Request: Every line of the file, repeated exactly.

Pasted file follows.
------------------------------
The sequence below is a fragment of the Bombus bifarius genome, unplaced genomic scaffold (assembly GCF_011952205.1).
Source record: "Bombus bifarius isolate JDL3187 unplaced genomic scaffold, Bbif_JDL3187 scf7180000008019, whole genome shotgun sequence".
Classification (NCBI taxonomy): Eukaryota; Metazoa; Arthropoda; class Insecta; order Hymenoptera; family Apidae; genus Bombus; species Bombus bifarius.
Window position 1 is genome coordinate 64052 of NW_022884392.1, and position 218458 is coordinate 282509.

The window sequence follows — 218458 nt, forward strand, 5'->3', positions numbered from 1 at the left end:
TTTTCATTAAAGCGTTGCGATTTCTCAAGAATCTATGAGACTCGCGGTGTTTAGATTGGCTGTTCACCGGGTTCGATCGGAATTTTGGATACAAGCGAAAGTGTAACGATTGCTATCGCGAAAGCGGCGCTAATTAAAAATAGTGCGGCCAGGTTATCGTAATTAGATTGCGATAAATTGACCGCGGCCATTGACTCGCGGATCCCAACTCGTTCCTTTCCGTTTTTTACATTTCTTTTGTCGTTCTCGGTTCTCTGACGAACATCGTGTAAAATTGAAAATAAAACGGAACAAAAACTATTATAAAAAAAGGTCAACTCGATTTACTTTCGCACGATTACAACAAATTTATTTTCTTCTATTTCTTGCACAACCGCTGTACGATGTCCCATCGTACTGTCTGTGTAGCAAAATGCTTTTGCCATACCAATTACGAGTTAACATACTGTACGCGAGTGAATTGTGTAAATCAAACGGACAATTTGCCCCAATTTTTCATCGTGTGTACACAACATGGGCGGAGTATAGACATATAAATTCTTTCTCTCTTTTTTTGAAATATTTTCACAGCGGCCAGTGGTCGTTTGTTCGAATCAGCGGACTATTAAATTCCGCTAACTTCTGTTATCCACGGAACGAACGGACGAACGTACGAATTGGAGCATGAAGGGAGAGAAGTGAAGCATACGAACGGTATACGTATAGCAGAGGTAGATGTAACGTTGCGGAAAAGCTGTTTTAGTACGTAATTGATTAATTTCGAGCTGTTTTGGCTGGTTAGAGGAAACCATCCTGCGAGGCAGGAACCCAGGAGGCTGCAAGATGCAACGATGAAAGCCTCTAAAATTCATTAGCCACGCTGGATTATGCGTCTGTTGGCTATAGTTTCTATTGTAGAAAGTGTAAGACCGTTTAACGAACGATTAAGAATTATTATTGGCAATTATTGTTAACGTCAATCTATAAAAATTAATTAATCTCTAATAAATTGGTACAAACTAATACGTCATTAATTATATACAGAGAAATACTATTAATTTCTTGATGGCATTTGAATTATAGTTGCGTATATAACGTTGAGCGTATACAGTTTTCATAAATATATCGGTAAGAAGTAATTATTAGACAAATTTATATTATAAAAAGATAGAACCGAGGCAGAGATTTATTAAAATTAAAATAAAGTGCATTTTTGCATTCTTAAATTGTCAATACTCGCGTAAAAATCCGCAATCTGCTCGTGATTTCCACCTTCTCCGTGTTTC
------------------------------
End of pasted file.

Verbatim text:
The sequence below is a fragment of the Bombus bifarius genome, unplaced genomic scaffold (assembly GCF_011952205.1).
Source record: "Bombus bifarius isolate JDL3187 unplaced genomic scaffold, Bbif_JDL3187 scf7180000008019, whole genome shotgun sequence".
Classification (NCBI taxonomy): Eukaryota; Metazoa; Arthropoda; class Insecta; order Hymenoptera; family Apidae; genus Bombus; species Bombus bifarius.
Window position 1 is genome coordinate 64052 of NW_022884392.1, and position 218458 is coordinate 282509.

The window sequence follows — 218458 nt, forward strand, 5'->3', positions numbered from 1 at the left end:
TTTTCATTAAAGCGTTGCGATTTCTCAAGAATCTATGAGACTCGCGGTGTTTAGATTGGCTGTTCACCGGGTTCGATCGGAATTTTGGATACAAGCGAAAGTGTAACGATTGCTATCGCGAAAGCGGCGCTAATTAAAAATAGTGCGGCCAGGTTATCGTAATTAGATTGCGATAAATTGACCGCGGCCATTGACTCGCGGATCCCAACTCGTTCCTTTCCGTTTTTTACATTTCTTTTGTCGTTCTCGGTTCTCTGACGAACATCGTGTAAAATTGAAAATAAAACGGAACAAAAACTATTATAAAAAAAGGTCAACTCGATTTACTTTCGCACGATTACAACAAATTTATTTTCTTCTATTTCTTGCACAACCGCTGTACGATGTCCCATCGTACTGTCTGTGTAGCAAAATGCTTTTGCCATACCAATTACGAGTTAACATACTGTACGCGAGTGAATTGTGTAAATCAAACGGACAATTTGCCCCAATTTTTCATCGTGTGTACACAACATGGGCGGAGTATAGACATATAAATTCTTTCTCTCTTTTTTTGAAATATTTTCACAGCGGCCAGTGGTCGTTTGTTCGAATCAGCGGACTATTAAATTCCGCTAACTTCTGTTATCCACGGAACGAACGGACGAACGTACGAATTGGAGCATGAAGGGAGAGAAGTGAAGCATACGAACGGTATACGTATAGCAGAGGTAGATGTAACGTTGCGGAAAAGCTGTTTTAGTACGTAATTGATTAATTTCGAGCTGTTTTGGCTGGTTAGAGGAAACCATCCTGCGAGGCAGGAACCCAGGAGGCTGCAAGATGCAACGATGAAAGCCTCTAAAATTCATTAGCCACGCTGGATTATGCGTCTGTTGGCTATAGTTTCTATTGTAGAAAGTGTAAGACCGTTTAACGAACGATTAAGAATTATTATTGGCAATTATTGTTAACGTCAATCTATAAAAATTAATTAATCTCTAATAAATTGGTACAAACTAATACGTCATTAATTATATACAGAGAAATACTATTAATTTCTTGATGGCATTTGAATTATAGTTGCGTATATAACGTTGAGCGTATACAGTTTTCATAAATATATCGGTAAGAAGTAATTATTAGACAAATTTATATTATAAAAAGATAGAACCGAGGCAGAGATTTATTAAAATTAAAATAAAGTGCATTTTTGCATTCTTAAATTGTCAATACTCGCGTAAAAATCCGCAATCTGCTCGTGATTTCCACCTTCTCCGTGTTTC